Posts Tagged ‘New York City’

Giuliani vs. Christie: Two GOP politicians from the Northeast have lots in common

April 11, 2014

By Matthew E. Milliken
April 11, 2014

In 2007, when I was working as a newspaper reporter in a small North Carolina town, my editor asked me if I was excited that Rudy Giuliani, a fellow New Yorker, might become president. I scoffed.

There were two reasons for this. One was that I thought Giuliani, the former New York City mayor, would never be able to win the Republican nomination. The other was that I thought Giuliani was temperamentally ill-suited to serve as president.

Giuliani became known as America’s mayor for his performance on Sept. 11, 2001, when he provided a calm and steadying voice even as President George W. Bush temporarily disappeared from view. A former U.S. attorney who had successfully prosecuted mafiosi, Giuliani was a Republican who presided over one of the nation’s most Democratic cities. His mayoralty coincided with — and, to be fair, helped prompt — the renaissance of the Big Apple. Unemployment in the city dropped nearly 40 percent during the 1990s; in the same period, assault also fell 40 percent, and rates of murder, robbery, car theft and burglary all dropped by 66 percent to 73 percent.

That’s all well and good, although it remains an open question just how much Giuliani’s leadership had to do with those declines. But while these positives were well-publicized, fewer Americans outside of the New York-New Jersey area were acquainted with the mayor’s negatives. In mid-2000, upon separating from his second wife, Giuliani moved out of Gracie Mansion and into the apartment of a gay couple. He had a penchant for dressing up in drag. Giuliani was essentially moderate — which is to say, liberal, at least in the context of the post–Bush-the-younger Republican Party — on issues such as gay rights, abortion, gun control and immigration. Giuliani’s family situation — by 2007, he was largely estranged from his children, and he was on his third marriage — was no help. One particularly damning episode involved his announcement to the press of his aforementioned separation from his second wife, which preceded the mayor’s actually informing said wife of their split.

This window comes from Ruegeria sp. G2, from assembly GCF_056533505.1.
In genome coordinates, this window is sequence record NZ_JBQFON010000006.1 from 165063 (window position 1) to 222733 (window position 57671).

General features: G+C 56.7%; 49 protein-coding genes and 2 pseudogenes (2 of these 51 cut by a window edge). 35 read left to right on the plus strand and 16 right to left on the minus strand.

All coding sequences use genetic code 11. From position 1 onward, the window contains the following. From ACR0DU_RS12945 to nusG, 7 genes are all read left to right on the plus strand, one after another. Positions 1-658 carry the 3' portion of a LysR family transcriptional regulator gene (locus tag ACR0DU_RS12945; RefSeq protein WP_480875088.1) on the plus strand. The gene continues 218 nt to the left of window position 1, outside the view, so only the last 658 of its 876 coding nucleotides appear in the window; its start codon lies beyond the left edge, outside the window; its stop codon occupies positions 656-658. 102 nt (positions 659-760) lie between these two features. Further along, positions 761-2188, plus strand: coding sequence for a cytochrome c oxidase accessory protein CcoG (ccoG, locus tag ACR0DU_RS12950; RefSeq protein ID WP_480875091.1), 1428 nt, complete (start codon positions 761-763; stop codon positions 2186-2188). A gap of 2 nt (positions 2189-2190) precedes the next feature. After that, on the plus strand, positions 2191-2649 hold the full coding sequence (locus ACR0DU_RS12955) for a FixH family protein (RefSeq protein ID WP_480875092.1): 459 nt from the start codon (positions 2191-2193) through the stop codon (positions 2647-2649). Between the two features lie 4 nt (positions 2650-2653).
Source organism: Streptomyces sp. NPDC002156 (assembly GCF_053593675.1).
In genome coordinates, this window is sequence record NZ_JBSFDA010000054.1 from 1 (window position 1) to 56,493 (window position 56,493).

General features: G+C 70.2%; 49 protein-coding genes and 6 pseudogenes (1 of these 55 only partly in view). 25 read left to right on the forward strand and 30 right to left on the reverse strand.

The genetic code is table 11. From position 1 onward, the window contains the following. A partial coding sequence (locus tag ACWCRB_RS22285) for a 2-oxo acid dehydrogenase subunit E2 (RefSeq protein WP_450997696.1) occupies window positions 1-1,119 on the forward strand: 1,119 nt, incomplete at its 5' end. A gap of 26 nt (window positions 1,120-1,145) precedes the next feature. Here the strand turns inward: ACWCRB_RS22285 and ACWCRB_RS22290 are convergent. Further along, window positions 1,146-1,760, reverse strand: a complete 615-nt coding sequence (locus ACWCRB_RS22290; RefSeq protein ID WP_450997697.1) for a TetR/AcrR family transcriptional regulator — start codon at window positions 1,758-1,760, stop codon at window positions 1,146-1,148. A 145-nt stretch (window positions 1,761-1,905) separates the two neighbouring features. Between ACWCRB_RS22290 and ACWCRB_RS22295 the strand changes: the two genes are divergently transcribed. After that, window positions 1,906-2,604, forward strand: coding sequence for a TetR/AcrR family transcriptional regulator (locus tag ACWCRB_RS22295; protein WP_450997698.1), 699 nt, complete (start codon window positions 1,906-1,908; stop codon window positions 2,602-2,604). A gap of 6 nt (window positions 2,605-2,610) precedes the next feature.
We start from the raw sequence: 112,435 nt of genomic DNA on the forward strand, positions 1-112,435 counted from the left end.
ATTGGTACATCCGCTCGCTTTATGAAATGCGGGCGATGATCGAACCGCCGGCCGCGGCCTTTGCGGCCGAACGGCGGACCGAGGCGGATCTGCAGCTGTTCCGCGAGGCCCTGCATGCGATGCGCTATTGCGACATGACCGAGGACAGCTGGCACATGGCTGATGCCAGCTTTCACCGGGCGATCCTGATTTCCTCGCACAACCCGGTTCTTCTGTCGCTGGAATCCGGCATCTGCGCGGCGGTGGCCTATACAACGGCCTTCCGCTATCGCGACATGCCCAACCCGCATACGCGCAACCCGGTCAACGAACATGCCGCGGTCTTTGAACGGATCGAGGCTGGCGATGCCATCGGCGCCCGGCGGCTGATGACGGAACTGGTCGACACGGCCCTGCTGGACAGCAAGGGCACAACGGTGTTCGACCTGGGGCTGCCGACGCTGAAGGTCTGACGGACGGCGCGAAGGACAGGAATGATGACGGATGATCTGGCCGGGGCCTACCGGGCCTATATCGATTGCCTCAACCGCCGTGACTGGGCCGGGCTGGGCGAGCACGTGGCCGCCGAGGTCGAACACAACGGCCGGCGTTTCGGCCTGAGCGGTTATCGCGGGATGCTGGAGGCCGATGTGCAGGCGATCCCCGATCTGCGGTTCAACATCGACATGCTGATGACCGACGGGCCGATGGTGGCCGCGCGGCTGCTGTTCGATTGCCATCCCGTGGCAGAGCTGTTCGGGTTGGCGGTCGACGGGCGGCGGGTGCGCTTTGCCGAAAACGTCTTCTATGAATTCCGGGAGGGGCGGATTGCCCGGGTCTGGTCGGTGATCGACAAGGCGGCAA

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Fragrant flowers fill the New York City sidewalks with a certain kind of flair

August 6, 2013

By Matthew E. Milliken
Aug. 3, 2013

Last week, I drove into Manhattan to meet an old school friend whom I had not seen socially in years. The rendezvous involved a fair amount of walking around the Upper West Side.

After dinner, Mark and I strolled downtown to get a drink at a wine and tapas bar he favors. We witnessed something that was perfectly mundane, at least for New Yorkers, yet struck me as being quite novel. We were passing a floral display that was being watered. Excess liquid dripped and splashed on the sidewalk. Fluid pooled and flowed across the sidewalk, draining toward the gutter. A burst of scent from the bouquets filled my nose as we ambled south along Broadway.

This is something that New Yorkers can see many times a day, but it had been years since I’d experienced it. Read the rest of this entry »

Rambling about (and aboard!) New York City’s Circle Line

August 1, 2013

By Matthew E. Milliken
July 30, 2013